Think you’re a big Bill Murray fan? Check out these lesser-known films

bill-murray-st-vincentBy Richard Crouse & Mark Breslin – Metro Reel Guys

On Sept. 5, the Reel Guys will be wearing our matching glow-in-the-dark Dr. Venkman khaki T-shirts to celebrate TIFF’s Bill Murray Day. Beginning at 10 a.m., the TIFF Bell Lightbox in Toronto will feature free screenings of Stripes, Groundhog Day and, everybody’s favourite, Ghostbusters, in advance of the world premier of Murray’s new movie St. Vincent. “I’m a nut,” Murray says, “but not just a nut.” His movies, which range from nutty comedies to dramas and everything in between, show his range. Today, as we celebrate the genius that is Bill Murray, the Reel Guys select a few must-sees.

Richard: Mark, I feel happy just knowing that I live in the same world as Bill Murray. I’ve never met him, but his very existence and the existence of films like Meatballs, Ghostbusters, Lost in Translation and any of his movies with Wes Anderson make my world a better place.

If I had to choose one little-seen Murray movie to tout, it would be Where the Buffalo Roam — his take on the life of the high priest of Gonzo journalism, Hunter S. Thompson. It’s not a great film, but it’s worth it to hear Murray say the famous line, “I hate to advocate drugs or liquor, violence, insanity to anyone, but, in my case, it worked.”

Mark: Richard, here’s my pick for a little-known film starring Murray: The Razor’s Edge. At the height of Murray’s first round of fame, he managed to miscast himself in a Somerset Maugham costume drama about a man’s search for spirituality.

His acting style is completely at odds with the rest of the material, as he’s playing the part as a louche 19th-century wiseass. And you know what? I love it!

Also from this time period, the mid-’80s, is the underrated Scrooged, a great retelling of A Christmas Carol. Traditionalists who fondly remember Alistair Sims would be aghast, but Murray really knows how to shake off the cobwebs and make the movie funny and oddly touching.

RC: Have you seen Murray in Hyde Park on Hudson? He plays Franklin D. Roosevelt and he gives the kind of effortless performance that made me wonder what might have happened to his career if The Razor’s Edge hadn’t been such a flop, forcing him back into comedy. But he can switch back and forth easily.

The same year he played an undertaker in Get Low, he also played an exaggerated version of himself as a man who plays at being a zombie during the apocalypse so he can continue playing golf unbothered by the undead in Zombieland.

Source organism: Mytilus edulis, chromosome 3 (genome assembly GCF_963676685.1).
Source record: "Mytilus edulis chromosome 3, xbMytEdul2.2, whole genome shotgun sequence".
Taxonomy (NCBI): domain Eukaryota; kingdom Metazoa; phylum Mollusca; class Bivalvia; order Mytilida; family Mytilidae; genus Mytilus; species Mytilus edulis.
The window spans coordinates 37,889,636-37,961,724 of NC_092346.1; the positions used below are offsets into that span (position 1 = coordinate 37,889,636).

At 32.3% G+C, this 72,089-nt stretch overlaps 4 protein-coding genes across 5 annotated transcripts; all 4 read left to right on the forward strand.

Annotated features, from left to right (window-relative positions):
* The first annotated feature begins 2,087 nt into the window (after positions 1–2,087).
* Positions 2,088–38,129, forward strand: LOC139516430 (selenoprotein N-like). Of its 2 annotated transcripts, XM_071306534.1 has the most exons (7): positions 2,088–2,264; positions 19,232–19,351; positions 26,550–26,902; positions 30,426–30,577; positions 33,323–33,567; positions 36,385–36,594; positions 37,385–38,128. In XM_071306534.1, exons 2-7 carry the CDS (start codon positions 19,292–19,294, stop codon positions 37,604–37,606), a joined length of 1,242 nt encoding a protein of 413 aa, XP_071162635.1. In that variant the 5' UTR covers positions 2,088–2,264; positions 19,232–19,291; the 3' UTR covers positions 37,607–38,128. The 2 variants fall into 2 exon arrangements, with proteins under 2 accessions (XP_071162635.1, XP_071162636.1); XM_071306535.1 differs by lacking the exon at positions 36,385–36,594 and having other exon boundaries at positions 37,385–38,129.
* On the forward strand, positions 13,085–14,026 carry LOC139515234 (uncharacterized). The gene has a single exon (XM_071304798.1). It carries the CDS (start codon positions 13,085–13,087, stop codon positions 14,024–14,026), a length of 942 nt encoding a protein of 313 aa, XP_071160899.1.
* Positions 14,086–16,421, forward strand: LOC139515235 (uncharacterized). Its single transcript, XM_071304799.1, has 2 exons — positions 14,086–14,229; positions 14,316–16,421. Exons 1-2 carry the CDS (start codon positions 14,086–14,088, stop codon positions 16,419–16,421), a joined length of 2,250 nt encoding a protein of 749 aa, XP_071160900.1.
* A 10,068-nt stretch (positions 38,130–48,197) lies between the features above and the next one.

It’s a surreal cameo that, like most of Murray’s appearances, is worth the price of admission.

MB: There may be bad movies that Bill Murray is in but there are no bad Bill Murray movies. He consistently rises above the material. But when the script is top-notch, there is no beating him.

I’m thinking here of Groundhog Day — one of the best and smartest comedies of the past 30 years.

He takes a clever idea and turns it into something transcendent, even philosophical. Great movie, great performance.

RC: In the transcendent and philosophical pile, I’d throw in Broken Flowers, where Murray plays a man on a journey to reconnect with all the women he knew before he became a burned-out Don Juan.

Ebert gave this four out of four stars; I give it five out of four. It’s that good.

MB: Yes, a great role for him. But consider this: his supporting role in Tootsie, where he nearly steals scenes from the great Dustin Hoffman.


hyde-park-on-hudson-poster1Taking a lead from last years’ “My Week with Marilyn,” a bio that concentrated on just seven tumultuous days in the turbulent life of Marilyn Monroe, and recycling a character seen twice in as many years on the big screen, “Hyde Park on Hudson” tells a time compressed story of President Franklin D. Roosevelt’s extramarital affairs and meeting with King George VI.

Based on true events the movie begins with FDR (Bill Murray) summoning his fifth or sixth cousin, Margaret Suckley (Laura Linney), “it depends on how you count,” she says, to keep him company at his country resort, Hyde Park on Hudson in New York. It’s June of 1939, the Depression rages on and World War II is mere months away.

FDR uses the country home to “forget the weight of the world,” and carry on an extra martial affair with Margaret. The quiet idyll of the retreat is disturbed when the President welcomed the King (Samuel West) and his wife, the Queen Consort Elizabeth (Olivia Colman), who came calling for American support should war erupt.

Despite the racy subject matter—FDR’s appetite for the ladies—there is nothing torrid about “Hyde Park on Hudson.” It is said over and over that the President needs peace and quiet, and that mantra establishes the tone of the film. Director Roger “Notting Hill” Michell has made a subtle film set in polite society, amongst the social class who treat each other with quiet restraint. That kind of restraint is the order of the day, both in the performances and story.

Some will find it slow and meandering but the movie’s beauty lies in its leisurely pace. It’s a study of a different time, a time, were respect and decorum ruled.

At the center of it all is Bill Murray. The supporting cast is good, in fact better than good, but Murray gives the kind of effortless performance that makes one wonder what might have happened to his career if his first dramatic outing, “The Razor’s Edge,” hadn’t been such a flop, forcing him back into comedy.

“Hyde Park on Hudson” is a quiet film that may make some noise at Oscar time.